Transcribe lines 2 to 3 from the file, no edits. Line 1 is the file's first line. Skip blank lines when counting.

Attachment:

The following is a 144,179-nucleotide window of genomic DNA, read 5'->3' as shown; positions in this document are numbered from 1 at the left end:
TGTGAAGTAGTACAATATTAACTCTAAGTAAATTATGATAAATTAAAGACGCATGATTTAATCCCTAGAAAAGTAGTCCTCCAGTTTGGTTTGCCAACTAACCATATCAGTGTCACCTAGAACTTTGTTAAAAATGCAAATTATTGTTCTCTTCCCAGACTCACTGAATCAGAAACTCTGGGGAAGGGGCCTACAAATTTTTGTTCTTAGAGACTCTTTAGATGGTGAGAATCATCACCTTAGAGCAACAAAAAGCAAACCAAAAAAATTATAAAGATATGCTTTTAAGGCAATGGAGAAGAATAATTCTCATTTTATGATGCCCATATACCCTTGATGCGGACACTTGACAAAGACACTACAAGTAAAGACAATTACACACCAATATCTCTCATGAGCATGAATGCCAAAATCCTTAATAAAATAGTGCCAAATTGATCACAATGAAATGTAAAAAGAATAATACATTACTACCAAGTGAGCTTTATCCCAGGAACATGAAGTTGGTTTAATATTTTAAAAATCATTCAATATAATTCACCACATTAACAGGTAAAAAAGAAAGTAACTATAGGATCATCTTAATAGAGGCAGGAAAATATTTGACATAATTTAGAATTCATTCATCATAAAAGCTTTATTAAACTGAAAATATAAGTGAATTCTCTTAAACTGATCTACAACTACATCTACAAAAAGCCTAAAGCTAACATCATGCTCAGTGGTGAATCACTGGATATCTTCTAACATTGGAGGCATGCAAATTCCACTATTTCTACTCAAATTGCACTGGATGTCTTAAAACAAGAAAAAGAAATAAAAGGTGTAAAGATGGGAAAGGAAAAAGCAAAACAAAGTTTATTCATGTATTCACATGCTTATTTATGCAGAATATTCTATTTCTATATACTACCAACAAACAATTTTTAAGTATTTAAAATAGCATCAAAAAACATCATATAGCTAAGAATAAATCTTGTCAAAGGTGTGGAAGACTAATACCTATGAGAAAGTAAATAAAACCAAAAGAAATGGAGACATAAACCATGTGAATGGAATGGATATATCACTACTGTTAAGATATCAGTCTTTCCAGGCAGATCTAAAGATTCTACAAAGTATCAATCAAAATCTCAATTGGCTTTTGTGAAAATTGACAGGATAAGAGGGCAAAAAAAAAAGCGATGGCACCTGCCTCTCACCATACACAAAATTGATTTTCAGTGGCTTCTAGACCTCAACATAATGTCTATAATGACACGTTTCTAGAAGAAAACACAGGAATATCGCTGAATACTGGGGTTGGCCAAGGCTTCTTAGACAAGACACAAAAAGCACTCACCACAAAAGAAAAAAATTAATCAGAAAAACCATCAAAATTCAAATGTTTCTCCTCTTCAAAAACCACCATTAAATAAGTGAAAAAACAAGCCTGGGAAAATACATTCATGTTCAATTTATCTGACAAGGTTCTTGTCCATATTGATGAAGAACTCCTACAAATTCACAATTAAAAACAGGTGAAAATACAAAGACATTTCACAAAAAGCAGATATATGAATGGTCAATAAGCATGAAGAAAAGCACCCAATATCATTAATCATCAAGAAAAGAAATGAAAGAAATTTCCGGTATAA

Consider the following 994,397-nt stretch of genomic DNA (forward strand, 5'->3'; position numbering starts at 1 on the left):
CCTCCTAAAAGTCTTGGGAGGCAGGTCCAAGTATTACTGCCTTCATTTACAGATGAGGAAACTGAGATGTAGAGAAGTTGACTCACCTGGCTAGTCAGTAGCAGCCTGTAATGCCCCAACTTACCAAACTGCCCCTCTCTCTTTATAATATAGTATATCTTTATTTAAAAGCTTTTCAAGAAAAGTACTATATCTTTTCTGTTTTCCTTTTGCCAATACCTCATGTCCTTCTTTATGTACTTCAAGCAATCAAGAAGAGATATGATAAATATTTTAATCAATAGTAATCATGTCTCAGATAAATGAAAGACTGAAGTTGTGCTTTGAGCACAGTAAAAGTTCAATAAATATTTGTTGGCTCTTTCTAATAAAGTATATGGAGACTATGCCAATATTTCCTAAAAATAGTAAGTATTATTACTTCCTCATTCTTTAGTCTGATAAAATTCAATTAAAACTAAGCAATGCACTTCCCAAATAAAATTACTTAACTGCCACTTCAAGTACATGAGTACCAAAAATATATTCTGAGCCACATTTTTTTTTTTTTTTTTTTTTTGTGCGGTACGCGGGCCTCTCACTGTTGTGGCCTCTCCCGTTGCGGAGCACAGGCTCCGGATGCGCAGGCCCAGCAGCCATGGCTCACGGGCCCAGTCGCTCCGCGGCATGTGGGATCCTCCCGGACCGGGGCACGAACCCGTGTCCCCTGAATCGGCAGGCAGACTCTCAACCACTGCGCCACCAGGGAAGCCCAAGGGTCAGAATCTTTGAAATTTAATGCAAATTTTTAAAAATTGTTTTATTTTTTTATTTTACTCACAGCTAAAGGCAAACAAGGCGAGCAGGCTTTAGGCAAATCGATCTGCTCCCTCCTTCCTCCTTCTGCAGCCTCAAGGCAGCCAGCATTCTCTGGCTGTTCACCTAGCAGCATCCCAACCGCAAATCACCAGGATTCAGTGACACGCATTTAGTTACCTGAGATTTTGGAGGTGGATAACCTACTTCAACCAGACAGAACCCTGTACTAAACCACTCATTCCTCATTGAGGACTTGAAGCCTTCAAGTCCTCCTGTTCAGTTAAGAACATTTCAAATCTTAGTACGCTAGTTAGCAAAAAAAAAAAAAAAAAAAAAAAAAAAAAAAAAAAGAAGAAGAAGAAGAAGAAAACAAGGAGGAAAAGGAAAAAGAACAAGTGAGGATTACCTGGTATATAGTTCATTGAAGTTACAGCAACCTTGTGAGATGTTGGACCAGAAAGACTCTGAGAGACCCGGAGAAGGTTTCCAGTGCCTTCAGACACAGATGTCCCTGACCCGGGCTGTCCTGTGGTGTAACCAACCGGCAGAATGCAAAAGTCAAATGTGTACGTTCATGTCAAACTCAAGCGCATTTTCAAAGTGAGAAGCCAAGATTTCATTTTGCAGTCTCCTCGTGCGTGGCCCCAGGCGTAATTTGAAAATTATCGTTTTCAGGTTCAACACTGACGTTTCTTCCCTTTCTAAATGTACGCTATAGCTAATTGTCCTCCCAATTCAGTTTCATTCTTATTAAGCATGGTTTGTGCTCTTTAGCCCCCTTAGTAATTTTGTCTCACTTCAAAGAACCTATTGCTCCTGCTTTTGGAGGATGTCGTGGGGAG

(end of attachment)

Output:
TGTGAAGTAGTACAATATTAACTCTAAGTAAATTATGATAAATTAAAGACGCATGATTTAATCCCTAGAAAAGTAGTCCTCCAGTTTGGTTTGCCAACTAACCATATCAGTGTCACCTAGAACTTTGTTAAAAATGCAAATTATTGTTCTCTTCCCAGACTCACTGAATCAGAAACTCTGGGGAAGGGGCCTACAAATTTTTGTTCTTAGAGACTCTTTAGATGGTGAGAATCATCACCTTAGAGCAACAAAAAGCAAACCAAAAAAATTATAAAGATATGCTTTTAAGGCAATGGAGAAGAATAATTCTCATTTTATGATGCCCATATACCCTTGATGCGGACACTTGACAAAGACACTACAAGTAAAGACAATTACACACCAATATCTCTCATGAGCATGAATGCCAAAATCCTTAATAAAATAGTGCCAAATTGATCACAATGAAATGTAAAAAGAATAATACATTACTACCAAGTGAGCTTTATCCCAGGAACATGAAGTTGGTTTAATATTTTAAAAATCATTCAATATAATTCACCACATTAACAGGTAAAAAAGAAAGTAACTATAGGATCATCTTAATAGAGGCAGGAAAATATTTGACATAATTTAGAATTCATTCATCATAAAAGCTTTATTAAACTGAAAATATAAGTGAATTCTCTTAAACTGATCTACAACTACATCTACAAAAAGCCTAAAGCTAACATCATGCTCAGTGGTGAATCACTGGATATCTTCTAACATTGGAGGCATGCAAATTCCACTATTTCTACTCAAATTGCACTGGATGTCTTAAAACAAGAAAAAGAAATAAAAGGTGTAAAGATGGGAAAGGAAAAAGCAAAACAAAGTTTATTCATGTATTCACATGCTTATTTATGCAGAATATTCTATTTCTATATACTACCAACAAACAATTTTTAAGTATTTAAAATAGCATCAAAAAACATCATATAGCTAAGAATAAATCTTGTCAAAGGTGTGGAAGACTAATACCTATGAGAAAGTAAATAAAACCAAAAGAAATGGAGACATAAACCATGTGAATGGAATGGATATATCACTACTGTTAAGATATCAGTCTTTCCAGGCAGATCTAAAGATTCTACAAAGTATCAATCAAAATCTCAATTGGCTTTTGTGAAAATTGACAGGATAAGAGGGCAAAAAAAAAAGCGATGGCACCTGCCTCTCACCATACACAAAATTGATTTTCAGTGGCTTCTAGACCTCAACATAATGTCTATAATGACACGTTTCTAGAAGAAAACACAGGAATATCGCTGAATACTGGGGTTGGCCAAGGCTTCTTAGACAAGACACAAAAAGCACTCACCACAAAAGAAAAAAATTAATCAGAAAAACCATCAAAATTCAAATGTTTCTCCTCTTCAAAAACCACCATTAAATAAGTGAAAAAACAAGCCTGGGAAAATACATTCATGTTCAATTTATCTGACAAGGTTCTTGTCCATATTGATGAAGAACTCCTACAAATTCACAATTAAAAACAGGTGAAAATACAAAGACATTTCACAAAAAGCAGATATATGAATGGTCAATAAGCATGAAGAAAAGCACCCAATATCATTAATCATCAAGAAAAGAAATGAAAGAAATTTCCGGTATAA

Consider the following 994,397-nt stretch of genomic DNA (forward strand, 5'->3'; position numbering starts at 1 on the left):